Canning: A beginner's guide

Your step-by-step guide to canning and preserving.

Jars Photo: iStockphoto

Step 1:

1. Start with jars designed for canning and always begin by sterilizing them.

2. Fill your canning kettle with water, add clean jars (tilting them to fill with water), and place upright on rack.

3. Bring water to a boil for 10 min. Leave them to sit in the canning kettle while you make whatever you are going to fill them with — reheating the water if necessary before you fill them. Hot preserves must always be put into hot sterilized bottles.

Step 2:

1. Use new 2 piece metal lids designed for canning.

2. Place the flat part of the lids you plan to use in a small pot and cover well with water. Bring to a simmer and simmer for 5 min to soften sealing compound.


3. Turn heat to low and keep lids in warm water until ready to seal jars. Unused lids may be dried off and stored for another time. Used lids (not rings) must be discarded.

Step 3:

1. Fill jars leaving the right amount of ‘headroom’ (the space between the top of your preserves and the rim of the jar) specified in the recipe — if it doesn’t say then leave ¼ inch.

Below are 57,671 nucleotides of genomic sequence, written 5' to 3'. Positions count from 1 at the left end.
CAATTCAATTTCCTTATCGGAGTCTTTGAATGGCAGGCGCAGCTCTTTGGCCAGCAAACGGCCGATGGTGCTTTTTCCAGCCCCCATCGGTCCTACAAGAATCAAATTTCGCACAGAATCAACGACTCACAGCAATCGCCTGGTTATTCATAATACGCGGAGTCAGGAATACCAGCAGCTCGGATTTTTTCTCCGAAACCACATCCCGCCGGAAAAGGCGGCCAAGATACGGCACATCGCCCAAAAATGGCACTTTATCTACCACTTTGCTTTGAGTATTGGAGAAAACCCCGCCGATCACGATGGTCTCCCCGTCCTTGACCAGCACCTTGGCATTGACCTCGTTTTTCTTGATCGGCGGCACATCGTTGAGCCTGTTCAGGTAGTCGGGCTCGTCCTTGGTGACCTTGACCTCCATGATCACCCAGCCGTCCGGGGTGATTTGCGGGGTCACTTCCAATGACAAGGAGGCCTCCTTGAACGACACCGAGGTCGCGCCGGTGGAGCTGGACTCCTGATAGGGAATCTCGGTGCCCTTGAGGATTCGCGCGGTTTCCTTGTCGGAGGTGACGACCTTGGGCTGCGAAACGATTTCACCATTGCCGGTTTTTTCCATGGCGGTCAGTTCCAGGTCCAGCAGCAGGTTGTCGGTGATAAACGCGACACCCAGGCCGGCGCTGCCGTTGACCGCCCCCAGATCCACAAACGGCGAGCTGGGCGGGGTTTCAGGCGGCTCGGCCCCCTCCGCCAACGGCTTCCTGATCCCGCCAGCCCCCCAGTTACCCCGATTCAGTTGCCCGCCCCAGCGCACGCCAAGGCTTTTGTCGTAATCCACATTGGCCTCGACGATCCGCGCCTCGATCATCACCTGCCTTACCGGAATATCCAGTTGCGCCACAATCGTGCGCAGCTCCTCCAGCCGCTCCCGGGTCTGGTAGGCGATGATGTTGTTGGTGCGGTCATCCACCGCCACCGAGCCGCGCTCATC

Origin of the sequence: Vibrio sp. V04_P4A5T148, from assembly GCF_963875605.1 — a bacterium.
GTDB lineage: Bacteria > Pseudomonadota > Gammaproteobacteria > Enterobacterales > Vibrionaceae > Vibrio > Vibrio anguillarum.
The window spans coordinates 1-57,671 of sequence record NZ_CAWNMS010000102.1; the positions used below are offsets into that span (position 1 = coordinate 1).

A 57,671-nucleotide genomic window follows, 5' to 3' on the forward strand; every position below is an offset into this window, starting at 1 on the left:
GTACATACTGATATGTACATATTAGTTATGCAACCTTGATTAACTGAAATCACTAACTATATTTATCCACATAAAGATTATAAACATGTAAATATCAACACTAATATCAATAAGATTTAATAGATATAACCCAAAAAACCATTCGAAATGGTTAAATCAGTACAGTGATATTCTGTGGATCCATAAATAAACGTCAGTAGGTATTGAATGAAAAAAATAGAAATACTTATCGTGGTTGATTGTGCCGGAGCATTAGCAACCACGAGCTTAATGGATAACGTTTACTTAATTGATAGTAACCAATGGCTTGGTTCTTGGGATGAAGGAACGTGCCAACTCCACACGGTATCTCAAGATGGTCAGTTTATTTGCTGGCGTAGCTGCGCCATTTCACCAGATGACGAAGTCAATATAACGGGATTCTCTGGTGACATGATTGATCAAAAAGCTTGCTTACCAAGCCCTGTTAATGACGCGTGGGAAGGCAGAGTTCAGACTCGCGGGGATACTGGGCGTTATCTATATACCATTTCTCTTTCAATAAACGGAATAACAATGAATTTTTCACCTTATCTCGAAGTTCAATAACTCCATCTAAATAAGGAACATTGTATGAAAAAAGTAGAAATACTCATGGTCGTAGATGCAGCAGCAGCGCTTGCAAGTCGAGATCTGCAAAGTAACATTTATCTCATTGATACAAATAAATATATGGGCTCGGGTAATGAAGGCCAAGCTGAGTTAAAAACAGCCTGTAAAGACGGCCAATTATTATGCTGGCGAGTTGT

Note: If you fill jars too full, preserves may seep out and interfere with a good seal. Leaving too much headroom may leave more air in the jar than can be forced out during the processing time and may also result in spoilage.


Step 4:

1. Wipe the rim of the jar clean before topping with heated canning lid.

2. Add metal ring and twist it until it is only fingertip tight. If the ring is too tight it may interfere with air escaping and result in a poor seal.

Step 5:

1. Bring the water in your canning kettle to a boil. Place filled jars upright on rack, making sure they are covered with at least 1-inch of water.


2. Cover kettle with lid and return water to a boil. Start timer for processing when the water in the kettle has come to a boil.

Note: Always boil kettle with the lid on so that preserves reach the highest possible internal temperature.

Step 6:

1. Carefully remove preserves from canning kettle and set on a cutting board or dishtowel to cool.

2. After several min you may hear slight ‘pings’ as lids pop down to seal. Check to make sure that lids are concave and do not move when you press down in the centre. Any jars that have not properly sealed can be kept in the refrigerator and used within 2 weeks.


3. When cool, carefully remove metal rings, and wipe jars to remove any liquid that has escaped during processing. Label sealed jars and store in a cool dark place until ready to use — ideally within the year.

Note: Never eat preserves that appear to have bulging lids, broken seals, mould or a bad odour.

This article was originally published on Aug 06, 2013

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